February 6, 2023

Volume XIII, Number 37

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February 03, 2023

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NIST Seeks to Assist Contractors in Assessing SP 800-171 Compliance

Late last month, the National Institute of Standards and Technology (“NIST”) released a set of documents for public comment that are aimed at helping contractors assess and implement compliance with NIST Special Publication (“SP”) 800-171, which establishes the standards for protecting Covered Defense Information (“CDI”), among other forms of Controlled Unclassified Information (“CUI”). First, NIST released an updated final public draft of SP 800-171A, Assessing Security Requirements for Controlled Unclassified Information. Second, NIST released templates for contractor system security plans (“SSPs”) and plans of action and milestones (“POAMs”). While neither finalized nor mandatory, these documents provide useful guidance for contractors struggling with SP 800-171 compliance.

Updates to SP 800-171A

Much of the substance of SP 800-171A remains unchanged from the previous version that NIST released in November, and which this blog previously discussed. The final public draft is still intended as “a starting point for developing assessment plans and approaches that can produce the level of evidence needed for risk-based decisions or to determine compliance to the CUI security requirements.” Similarly, this most recent draft still groups its assessment procedures by fourteen families of security control requirements, and highlights how an assessor could examine, interview, or test each particular control at issue.

NIST did, however, add two new appendices to the publication, a Glossary and a list of relevant Acronyms. The Glossary in particular could be useful if new FAR based cyber incident reporting are promulgated.  The revised version also take steps to make clear that this publication is intended as guidance and should not be interpreted as creating new CUI security requirements. To that end, the original Supplemental Guidance appendix has been replaced with a Discussions appendix that clarifies the intent of the appendix is to facilitate implementation of the security requirements already established by SP 800-171. NIST notes that it plans to move this section to NIST SP 800-171 after the final comment period but it appears that it will remain as guidance rather than new requirements.

Comments on this final draft can be submitted until March 23, 2018, using the NIST comment template and should be sent to [email protected].

Template System Security Plan and Plan of Action & Milestones

Perhaps as important as the guidance found in SP 800-171A are the two template documents—a sample SSP and POAM—that NIST issued to accompany the publication. Under the basic security requirements of SP 800-171, these documents are a required part of a contractor’s system security assessment. And while there is no required form that these documents must take, there is certain information that is essential to a meaningful assessment.

The sample SSP, in particular, walks contractors through all of the information that should be included in a basic SSP. Such details include key points of contact for a system’s operation, descriptions of the system environment, a checklist of system security requirements, and a record of changes log that allows the contractor to track changes to the SSP over time.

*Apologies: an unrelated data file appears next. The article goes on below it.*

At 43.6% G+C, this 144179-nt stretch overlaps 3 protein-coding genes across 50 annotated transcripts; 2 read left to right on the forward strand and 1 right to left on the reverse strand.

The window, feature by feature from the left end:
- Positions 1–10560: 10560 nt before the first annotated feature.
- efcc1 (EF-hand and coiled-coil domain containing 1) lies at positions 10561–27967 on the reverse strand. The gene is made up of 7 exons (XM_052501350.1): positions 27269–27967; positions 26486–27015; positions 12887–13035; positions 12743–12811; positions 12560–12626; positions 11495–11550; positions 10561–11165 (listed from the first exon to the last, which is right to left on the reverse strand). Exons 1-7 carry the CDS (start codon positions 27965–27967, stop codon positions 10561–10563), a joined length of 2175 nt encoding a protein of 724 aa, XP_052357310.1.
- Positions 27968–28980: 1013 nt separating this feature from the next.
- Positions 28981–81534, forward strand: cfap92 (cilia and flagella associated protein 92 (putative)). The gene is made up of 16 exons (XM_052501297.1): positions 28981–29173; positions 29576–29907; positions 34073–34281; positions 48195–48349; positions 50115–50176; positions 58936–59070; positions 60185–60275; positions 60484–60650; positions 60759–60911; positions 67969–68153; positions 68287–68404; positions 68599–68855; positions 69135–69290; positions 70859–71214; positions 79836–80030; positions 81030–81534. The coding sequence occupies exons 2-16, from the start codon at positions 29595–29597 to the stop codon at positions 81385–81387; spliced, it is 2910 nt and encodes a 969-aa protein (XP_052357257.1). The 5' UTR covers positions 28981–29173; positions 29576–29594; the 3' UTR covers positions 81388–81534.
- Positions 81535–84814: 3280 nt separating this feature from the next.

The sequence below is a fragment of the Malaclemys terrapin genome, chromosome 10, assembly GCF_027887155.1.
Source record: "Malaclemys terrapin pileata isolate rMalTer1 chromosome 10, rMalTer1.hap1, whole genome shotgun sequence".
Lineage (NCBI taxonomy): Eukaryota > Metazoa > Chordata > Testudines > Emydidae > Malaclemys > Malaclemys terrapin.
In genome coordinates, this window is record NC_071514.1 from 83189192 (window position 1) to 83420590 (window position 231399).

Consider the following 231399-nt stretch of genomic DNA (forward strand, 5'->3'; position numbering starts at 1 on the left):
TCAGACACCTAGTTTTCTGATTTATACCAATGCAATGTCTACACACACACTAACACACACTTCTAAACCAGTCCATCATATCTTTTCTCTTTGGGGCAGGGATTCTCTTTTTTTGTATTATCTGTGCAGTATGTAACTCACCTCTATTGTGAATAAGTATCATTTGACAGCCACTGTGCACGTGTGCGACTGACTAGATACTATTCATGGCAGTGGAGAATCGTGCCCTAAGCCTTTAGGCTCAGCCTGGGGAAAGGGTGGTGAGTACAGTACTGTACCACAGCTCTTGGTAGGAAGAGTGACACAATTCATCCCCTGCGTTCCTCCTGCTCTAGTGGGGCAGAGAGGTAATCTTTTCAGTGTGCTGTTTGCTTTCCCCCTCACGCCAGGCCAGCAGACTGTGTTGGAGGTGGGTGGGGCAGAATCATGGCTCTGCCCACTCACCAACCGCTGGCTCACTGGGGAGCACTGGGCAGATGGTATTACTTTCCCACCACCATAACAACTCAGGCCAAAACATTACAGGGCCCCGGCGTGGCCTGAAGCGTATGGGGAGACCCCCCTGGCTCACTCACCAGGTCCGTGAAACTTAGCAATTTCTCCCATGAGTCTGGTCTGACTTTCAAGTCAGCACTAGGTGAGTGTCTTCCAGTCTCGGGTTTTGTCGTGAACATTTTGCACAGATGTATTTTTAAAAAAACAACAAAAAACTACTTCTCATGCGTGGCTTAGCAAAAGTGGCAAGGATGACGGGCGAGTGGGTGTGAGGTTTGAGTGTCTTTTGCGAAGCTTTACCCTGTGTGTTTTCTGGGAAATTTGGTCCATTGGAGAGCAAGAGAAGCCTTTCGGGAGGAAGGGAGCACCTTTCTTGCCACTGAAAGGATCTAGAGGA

Again, contractors are not required to use either the template SSP or POAM. However, for those contractors that have had or are having difficulty preparing these documents, the templates provide an essential building block for creating a meaningful SSP and POAM, and ensuring compliance with SP 800-171. Moreover, even if not required, if DCMA does begin its expected audits for compliance with DFARS 252.204-7012, this could provide the audit agency with a ready checklist. Similarly, if a solicitation asks for an SSP as part of the evaluation criteria, this template could potentially provide support for the sufficiency of a contractor’s SSP. Thus, it is useful for contractors to review the form and compare against their current plans to at least understand any significant differences.

© 2023 Covington & Burling LLPNational Law Review, Volume VIII, Number 71

About this Author

Susan B. Cassidy, Government Contracts Attorney, Covington Burling, Law Firm

Susan Cassidy advises clients on the complex rules and regulations imposed on government contractors, with a special emphasis on the defense and intelligence sectors. She combines a sophisticated knowledge of the FAR and DFARS with the practical insight gained from senior in-house positions at both dedicated defense and commercial item contractors.

Ms. Cassidy conducts internal investigations for clients on wide array of government contracts and national security compliance issues. She regularly advises on FAR mandatory disclosure obligations and represents...

Patrick Stanton, litigation lawyer, Covington Burling

Patrick Stanton is an associate in the firm’s Washington, DC office and a member of the Government Contracts group.  He advises clients on a variety of contracting and procurement issues, including Federal Supply Schedule contracting compliance, domestic sourcing requirements, cost and pricing issues, and organizational conflicts of interest.

In addition to general counseling, Mr. Stanton has represented clients on bid protests before the Government Accountability Office and various state and federal agencies.  He has also worked on several internal investigations...